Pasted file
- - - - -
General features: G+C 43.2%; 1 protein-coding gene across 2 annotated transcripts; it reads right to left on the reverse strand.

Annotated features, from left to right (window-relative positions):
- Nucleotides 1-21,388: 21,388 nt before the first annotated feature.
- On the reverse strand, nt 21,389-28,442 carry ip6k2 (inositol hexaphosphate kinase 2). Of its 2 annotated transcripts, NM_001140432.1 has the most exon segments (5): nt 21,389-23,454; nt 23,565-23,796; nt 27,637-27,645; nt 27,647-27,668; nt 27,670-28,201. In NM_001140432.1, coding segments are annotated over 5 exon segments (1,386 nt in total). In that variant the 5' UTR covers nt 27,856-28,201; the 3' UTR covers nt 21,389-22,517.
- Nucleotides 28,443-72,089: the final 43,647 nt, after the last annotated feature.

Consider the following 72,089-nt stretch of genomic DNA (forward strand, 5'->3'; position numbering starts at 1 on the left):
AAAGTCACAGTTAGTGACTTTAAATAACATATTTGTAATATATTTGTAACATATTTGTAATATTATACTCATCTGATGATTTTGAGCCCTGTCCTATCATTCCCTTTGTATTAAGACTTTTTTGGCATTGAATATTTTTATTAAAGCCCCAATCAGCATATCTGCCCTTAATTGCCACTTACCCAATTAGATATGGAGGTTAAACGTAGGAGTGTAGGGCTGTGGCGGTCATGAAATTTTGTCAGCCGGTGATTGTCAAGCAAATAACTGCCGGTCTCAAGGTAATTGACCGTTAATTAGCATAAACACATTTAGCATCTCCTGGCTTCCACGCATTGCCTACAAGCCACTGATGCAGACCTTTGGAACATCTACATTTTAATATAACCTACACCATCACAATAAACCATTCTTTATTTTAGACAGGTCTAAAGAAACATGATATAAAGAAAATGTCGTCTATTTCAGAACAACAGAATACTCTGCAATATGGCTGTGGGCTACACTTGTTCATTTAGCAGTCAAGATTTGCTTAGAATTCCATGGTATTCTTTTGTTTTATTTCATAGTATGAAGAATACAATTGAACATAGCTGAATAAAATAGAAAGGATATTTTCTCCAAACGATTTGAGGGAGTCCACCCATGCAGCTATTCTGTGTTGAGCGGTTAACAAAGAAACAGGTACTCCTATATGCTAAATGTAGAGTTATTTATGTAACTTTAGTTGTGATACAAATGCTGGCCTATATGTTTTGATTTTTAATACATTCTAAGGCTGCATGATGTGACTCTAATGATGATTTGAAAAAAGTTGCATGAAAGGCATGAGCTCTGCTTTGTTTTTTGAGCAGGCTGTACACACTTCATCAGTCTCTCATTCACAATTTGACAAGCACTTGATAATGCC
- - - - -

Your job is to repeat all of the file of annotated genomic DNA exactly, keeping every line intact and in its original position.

General features: G+C 43.2%; 1 protein-coding gene across 2 annotated transcripts; it reads right to left on the reverse strand.

Annotated features, from left to right (window-relative positions):
- Nucleotides 1-21,388: 21,388 nt before the first annotated feature.
- On the reverse strand, nt 21,389-28,442 carry ip6k2 (inositol hexaphosphate kinase 2). Of its 2 annotated transcripts, NM_001140432.1 has the most exon segments (5): nt 21,389-23,454; nt 23,565-23,796; nt 27,637-27,645; nt 27,647-27,668; nt 27,670-28,201. In NM_001140432.1, coding segments are annotated over 5 exon segments (1,386 nt in total). In that variant the 5' UTR covers nt 27,856-28,201; the 3' UTR covers nt 21,389-22,517.
- Nucleotides 28,443-72,089: the final 43,647 nt, after the last annotated feature.

Consider the following 72,089-nt stretch of genomic DNA (forward strand, 5'->3'; position numbering starts at 1 on the left):
AAAGTCACAGTTAGTGACTTTAAATAACATATTTGTAATATATTTGTAACATATTTGTAATATTATACTCATCTGATGATTTTGAGCCCTGTCCTATCATTCCCTTTGTATTAAGACTTTTTTGGCATTGAATATTTTTATTAAAGCCCCAATCAGCATATCTGCCCTTAATTGCCACTTACCCAATTAGATATGGAGGTTAAACGTAGGAGTGTAGGGCTGTGGCGGTCATGAAATTTTGTCAGCCGGTGATTGTCAAGCAAATAACTGCCGGTCTCAAGGTAATTGACCGTTAATTAGCATAAACACATTTAGCATCTCCTGGCTTCCACGCATTGCCTACAAGCCACTGATGCAGACCTTTGGAACATCTACATTTTAATATAACCTACACCATCACAATAAACCATTCTTTATTTTAGACAGGTCTAAAGAAACATGATATAAAGAAAATGTCGTCTATTTCAGAACAACAGAATACTCTGCAATATGGCTGTGGGCTACACTTGTTCATTTAGCAGTCAAGATTTGCTTAGAATTCCATGGTATTCTTTTGTTTTATTTCATAGTATGAAGAATACAATTGAACATAGCTGAATAAAATAGAAAGGATATTTTCTCCAAACGATTTGAGGGAGTCCACCCATGCAGCTATTCTGTGTTGAGCGGTTAACAAAGAAACAGGTACTCCTATATGCTAAATGTAGAGTTATTTATGTAACTTTAGTTGTGATACAAATGCTGGCCTATATGTTTTGATTTTTAATACATTCTAAGGCTGCATGATGTGACTCTAATGATGATTTGAAAAAAGTTGCATGAAAGGCATGAGCTCTGCTTTGTTTTTTGAGCAGGCTGTACACACTTCATCAGTCTCTCATTCACAATTTGACAAGCACTTGATAATGCC